The attorney-client privilege law protects you. For example, if you have committed a crime in the past and you tell your lawyer about it, your lawyer cannot be forced to testify against you in court. This is due to attorney-client privilege. Your lawyer will be forced to do so if you confess to him.
They cannot present arguments that they know are not true. If you go to trial and your lawyer knows you did it (either because of the evidence or because of the confession you made to them), he won't be able to argue that you didn't. They may argue that the evidence is insufficient, that you cannot or should not be convicted based on the facts in question, and it is possible that they are right and that the conviction will be effective. Usually, if they think it would be useful for their defense to know, they will tell you that they want to know.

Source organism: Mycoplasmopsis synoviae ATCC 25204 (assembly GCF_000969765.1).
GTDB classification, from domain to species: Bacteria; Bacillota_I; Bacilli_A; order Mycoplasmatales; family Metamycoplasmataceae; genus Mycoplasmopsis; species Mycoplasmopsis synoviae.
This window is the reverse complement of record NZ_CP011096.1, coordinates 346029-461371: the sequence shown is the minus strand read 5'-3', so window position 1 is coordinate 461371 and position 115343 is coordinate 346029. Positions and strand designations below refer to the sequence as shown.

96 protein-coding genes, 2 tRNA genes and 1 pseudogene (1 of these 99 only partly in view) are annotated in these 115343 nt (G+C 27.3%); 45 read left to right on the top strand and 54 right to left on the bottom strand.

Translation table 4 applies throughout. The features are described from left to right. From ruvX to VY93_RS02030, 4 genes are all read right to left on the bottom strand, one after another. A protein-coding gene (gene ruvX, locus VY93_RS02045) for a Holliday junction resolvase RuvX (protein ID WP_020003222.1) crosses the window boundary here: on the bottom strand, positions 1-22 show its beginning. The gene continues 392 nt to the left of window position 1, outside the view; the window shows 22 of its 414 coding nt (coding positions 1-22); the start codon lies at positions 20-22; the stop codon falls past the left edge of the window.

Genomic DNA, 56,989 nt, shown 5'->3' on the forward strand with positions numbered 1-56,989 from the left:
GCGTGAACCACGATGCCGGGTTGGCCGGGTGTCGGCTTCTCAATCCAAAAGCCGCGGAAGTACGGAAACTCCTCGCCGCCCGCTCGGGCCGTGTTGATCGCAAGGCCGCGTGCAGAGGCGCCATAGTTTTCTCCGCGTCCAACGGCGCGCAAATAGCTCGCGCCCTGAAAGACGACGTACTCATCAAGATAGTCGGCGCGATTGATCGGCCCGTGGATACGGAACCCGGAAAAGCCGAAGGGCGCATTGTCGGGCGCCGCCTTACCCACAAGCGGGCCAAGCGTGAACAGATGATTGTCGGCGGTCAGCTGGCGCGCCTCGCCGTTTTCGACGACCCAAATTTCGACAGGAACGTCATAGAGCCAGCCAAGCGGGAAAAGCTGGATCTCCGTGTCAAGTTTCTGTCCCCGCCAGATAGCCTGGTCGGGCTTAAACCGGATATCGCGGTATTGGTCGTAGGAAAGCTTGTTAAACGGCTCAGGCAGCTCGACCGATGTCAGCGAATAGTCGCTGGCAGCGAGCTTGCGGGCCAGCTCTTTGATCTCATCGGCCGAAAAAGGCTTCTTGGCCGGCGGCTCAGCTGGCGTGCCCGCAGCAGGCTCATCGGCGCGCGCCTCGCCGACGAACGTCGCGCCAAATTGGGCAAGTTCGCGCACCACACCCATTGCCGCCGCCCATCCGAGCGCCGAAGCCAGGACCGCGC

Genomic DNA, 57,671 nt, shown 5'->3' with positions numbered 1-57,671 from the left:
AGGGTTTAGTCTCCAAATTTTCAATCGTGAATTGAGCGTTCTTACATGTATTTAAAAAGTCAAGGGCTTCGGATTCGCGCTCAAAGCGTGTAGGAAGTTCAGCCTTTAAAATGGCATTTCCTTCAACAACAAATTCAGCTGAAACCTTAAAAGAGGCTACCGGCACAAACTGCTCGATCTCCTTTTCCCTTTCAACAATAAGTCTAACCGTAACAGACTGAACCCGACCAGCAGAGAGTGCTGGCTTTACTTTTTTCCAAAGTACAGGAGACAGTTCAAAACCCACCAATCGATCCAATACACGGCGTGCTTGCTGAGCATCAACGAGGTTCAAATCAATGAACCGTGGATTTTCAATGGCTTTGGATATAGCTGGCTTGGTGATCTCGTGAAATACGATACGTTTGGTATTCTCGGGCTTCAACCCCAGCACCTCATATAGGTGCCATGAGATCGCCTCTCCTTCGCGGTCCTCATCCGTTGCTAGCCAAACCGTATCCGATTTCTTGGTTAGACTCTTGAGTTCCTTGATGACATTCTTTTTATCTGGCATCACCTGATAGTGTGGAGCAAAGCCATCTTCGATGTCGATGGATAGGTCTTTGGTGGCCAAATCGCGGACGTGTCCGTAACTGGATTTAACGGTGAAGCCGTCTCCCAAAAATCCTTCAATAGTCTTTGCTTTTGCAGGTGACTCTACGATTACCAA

That's why some criminal defense attorneys will tell you right off the bat not to confess to them. What this means is that, if you confess, your lawyer is now prohibited from presenting a large number of defenses that may have worked.